A report by Dr. Frank Hefner, an economist with the College of Charleston Department of Economics and Finance, finds that the recycling industry in South Carolina brings in $13 billion to the state's economy each year - double the estimated impact of recycling in 2006.
The economic impact report quantified the contributions of recycling through a combination of direct survey data from recycling companies as well as economic modeling through IMPLAN, a method of bringing industry data together to enable businesses and nonprofits to demonstrate their worth to the public sector.
Despite the recession, the report finds that the total economic impact of recycling activities in the state grew nearly five percent annually to double its impact in eight years, while recycling's benefit to jobs across South Carolina grew to 54,121 jobs impacted - a 44 percent increase since 2006.
The report was commissioned through a partnership between the South Carolina Department of Commerce, the South Carolina Department of Health and Environmental Control (SCDHEC), New Carolina and RecyclonomicsSC, recyclonomicssc.com a non-profit organization that promotes recycling as a way to improve the economy.
Key findings in the report include:
- $13 billion in total economic impact, which is double the impact of $6.5 billion in 2006;
- 54,121 jobs, up 44 percent from 37,440 impacted jobs eight years ago;
- $2.7 billion in labor income, up 80 percent from the 2006 report; and
- $329 million in state and local taxes.
More promising for the state, recyclers in South Carolina expect to see further growth in 2014. The report finds that nearly 64 percent of survey respondents indicated they are planning to expand in 2014 with an average of 3.5 employees each, or about 1,162 new employees added to payrolls this year. The average annual growth rate predicted for the industry is 19 percent.
"While many recognize the environmental benefit of recycling, these results show the strong connection between recycling and business," says Bobby Hitt, South Carolina’s Secretary of Commerce. "As the business agency for South Carolina, Commerce will continue to provide support for the more than 500 companies in the state that are engaged in recycling activities and making sizeable contributions to our state's economy."
Along with the growth of recycling's impact to the economy, participation in recycling also has grown. The state's recycling rate increased to 31 percent in 2013 from 22 percent in 2009, with each South Carolinian on average recycling 1.59 pounds per day.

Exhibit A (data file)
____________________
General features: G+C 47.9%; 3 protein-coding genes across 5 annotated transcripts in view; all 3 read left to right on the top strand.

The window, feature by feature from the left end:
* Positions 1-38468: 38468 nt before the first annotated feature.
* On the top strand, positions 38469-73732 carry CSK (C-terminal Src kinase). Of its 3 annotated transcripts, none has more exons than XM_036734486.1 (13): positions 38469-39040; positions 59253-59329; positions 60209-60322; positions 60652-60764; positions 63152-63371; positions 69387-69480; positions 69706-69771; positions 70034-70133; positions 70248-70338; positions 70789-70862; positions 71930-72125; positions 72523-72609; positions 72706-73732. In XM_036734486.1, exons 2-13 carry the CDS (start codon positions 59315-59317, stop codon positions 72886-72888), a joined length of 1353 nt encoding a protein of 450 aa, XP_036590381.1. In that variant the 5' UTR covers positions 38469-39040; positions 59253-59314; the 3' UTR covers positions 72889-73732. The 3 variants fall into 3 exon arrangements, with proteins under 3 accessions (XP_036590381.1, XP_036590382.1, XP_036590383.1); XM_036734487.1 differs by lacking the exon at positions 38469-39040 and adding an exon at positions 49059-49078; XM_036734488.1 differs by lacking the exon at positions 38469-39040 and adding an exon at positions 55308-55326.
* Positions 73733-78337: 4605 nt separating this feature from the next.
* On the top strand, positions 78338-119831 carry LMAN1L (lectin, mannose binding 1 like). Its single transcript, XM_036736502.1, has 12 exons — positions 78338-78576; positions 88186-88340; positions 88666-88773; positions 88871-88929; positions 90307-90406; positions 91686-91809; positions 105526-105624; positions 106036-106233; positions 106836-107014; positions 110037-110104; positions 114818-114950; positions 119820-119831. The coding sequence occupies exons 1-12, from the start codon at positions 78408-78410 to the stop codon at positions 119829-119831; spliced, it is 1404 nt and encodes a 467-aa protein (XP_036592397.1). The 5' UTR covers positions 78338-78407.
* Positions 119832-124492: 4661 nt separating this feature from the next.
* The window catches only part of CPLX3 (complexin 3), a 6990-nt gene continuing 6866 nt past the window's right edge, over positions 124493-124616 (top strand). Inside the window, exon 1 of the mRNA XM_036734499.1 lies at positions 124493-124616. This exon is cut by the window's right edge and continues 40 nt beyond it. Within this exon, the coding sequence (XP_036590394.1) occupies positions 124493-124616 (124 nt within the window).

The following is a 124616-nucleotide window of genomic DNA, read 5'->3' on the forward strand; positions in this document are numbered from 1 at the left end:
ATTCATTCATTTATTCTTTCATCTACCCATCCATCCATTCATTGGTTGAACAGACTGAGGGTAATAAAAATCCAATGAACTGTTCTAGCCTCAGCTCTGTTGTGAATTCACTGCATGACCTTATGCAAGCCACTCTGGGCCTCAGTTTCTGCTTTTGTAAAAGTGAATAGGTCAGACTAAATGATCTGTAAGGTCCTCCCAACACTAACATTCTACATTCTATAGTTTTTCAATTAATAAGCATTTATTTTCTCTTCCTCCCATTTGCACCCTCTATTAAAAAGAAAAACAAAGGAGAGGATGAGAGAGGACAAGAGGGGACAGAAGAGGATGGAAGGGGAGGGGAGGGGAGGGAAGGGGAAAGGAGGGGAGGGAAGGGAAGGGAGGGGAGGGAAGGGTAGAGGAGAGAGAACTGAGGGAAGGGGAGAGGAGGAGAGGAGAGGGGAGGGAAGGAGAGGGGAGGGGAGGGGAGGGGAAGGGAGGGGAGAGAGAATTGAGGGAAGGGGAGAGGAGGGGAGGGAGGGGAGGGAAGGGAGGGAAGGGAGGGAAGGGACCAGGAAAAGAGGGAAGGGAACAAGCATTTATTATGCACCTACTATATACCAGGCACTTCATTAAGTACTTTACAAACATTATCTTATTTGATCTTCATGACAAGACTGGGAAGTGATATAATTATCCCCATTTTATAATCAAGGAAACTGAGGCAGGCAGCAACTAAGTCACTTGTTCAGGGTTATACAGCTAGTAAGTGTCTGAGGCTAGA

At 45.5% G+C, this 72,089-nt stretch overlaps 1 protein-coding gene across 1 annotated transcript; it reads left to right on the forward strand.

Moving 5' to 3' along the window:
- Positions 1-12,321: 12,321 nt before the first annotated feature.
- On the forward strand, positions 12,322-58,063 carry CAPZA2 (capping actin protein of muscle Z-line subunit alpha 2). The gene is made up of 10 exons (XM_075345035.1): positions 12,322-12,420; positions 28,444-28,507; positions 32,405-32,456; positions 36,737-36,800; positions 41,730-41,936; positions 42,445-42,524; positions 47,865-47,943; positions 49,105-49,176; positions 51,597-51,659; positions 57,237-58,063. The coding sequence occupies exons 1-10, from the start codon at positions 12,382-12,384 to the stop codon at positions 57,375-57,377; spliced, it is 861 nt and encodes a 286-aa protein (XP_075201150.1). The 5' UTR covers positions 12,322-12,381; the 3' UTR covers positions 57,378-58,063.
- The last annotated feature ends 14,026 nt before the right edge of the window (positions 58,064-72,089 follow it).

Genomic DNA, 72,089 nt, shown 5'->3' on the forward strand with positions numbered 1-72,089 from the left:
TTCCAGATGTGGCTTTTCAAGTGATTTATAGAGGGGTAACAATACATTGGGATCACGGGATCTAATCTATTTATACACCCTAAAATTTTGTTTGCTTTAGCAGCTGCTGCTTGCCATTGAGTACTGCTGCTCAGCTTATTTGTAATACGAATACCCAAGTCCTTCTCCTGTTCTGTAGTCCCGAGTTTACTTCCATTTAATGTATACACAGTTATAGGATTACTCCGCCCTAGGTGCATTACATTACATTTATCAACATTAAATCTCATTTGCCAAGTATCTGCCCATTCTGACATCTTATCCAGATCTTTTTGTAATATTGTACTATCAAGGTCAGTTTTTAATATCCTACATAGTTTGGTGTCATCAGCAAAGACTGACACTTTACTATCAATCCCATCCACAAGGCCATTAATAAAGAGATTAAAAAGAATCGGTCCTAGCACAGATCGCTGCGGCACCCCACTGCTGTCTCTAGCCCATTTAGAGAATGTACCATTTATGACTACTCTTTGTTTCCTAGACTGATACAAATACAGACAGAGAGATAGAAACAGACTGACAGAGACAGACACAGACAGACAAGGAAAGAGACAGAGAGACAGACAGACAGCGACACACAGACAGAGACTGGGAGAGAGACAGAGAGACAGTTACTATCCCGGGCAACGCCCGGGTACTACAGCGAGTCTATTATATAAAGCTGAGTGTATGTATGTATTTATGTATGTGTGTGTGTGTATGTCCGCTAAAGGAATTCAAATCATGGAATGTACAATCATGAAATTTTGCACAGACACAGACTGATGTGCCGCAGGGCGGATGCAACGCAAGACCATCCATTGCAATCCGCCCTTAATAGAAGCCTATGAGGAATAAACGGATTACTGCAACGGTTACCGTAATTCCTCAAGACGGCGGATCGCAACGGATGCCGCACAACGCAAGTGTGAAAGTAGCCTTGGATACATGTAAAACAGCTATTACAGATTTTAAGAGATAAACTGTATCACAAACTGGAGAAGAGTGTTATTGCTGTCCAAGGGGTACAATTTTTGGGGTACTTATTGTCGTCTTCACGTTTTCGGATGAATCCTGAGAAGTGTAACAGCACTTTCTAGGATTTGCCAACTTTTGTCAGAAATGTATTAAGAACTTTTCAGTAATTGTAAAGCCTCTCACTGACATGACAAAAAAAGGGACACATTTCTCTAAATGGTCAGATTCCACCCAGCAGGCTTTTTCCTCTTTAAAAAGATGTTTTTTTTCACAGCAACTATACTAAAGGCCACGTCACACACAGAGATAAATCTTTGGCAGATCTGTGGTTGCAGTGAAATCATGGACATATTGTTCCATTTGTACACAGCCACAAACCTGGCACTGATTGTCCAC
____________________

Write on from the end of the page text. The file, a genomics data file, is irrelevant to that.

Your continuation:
"Last year, South Carolina recycled almost 600 pounds per person. It is an extraordinary number and is only growing, thanks to the grass roots dedication of our local governments in partnership with DHEC," says Catherine Templeton, director of SCDHEC. "As a result, local governments saved more than $53 million in disposal costs last year alone and have earned more than $67 million in the last four years."
A directory of businesses engaged in recycling activities and maintained by the Department of Commerce identifies 524 firms in 2014, up 54 percent from 340 firms in 2006. These companies include collectors, haulers, processors, end-users, exporters and others. Since 2006, the state's recycling industry has announced more than $4.63 billion in new investments.
"Companies within industry clusters come together to increase efficiency and innovation within that industry, while boosting the overall economy in their region," says Laura McKinney, executive director of New Carolina www.newcarolina.org. "Dr. Hefner's report shows that South Carolina's recycling cluster has done just that - dramatically increasing the impact of recycling on the state's economy since coming together as an organized cluster."
Companies large and small comprise South Carolina's recycling industry. Of the more than 520 recycling firms in the state, the number of personnel ranges from 1 to 577 employees. The average number of employees per company is 63, while the median number of employees is 14. Additionally, the average payroll per employee in the industry is $40,203, above the average S.C. wage of $38,700.
"With an annual economic impact of $13 billion and more than 520 companies across the state, there's no denying that recycling in South Carolina is making treasure out of trash," says Tina Huskey, chair of RecyclonomicsSC.
"RecyclonomicsSC set a robust goal to 'Arrive at 75' by increasing our current recycling rate from 31 percent to 75 percent before 2030. That success would mean even more innovation, job opportunity and cost savings, further proof that making one small change today can lead to a greener, more prosperous South Carolina," Huskey adds.
Click here to view the report.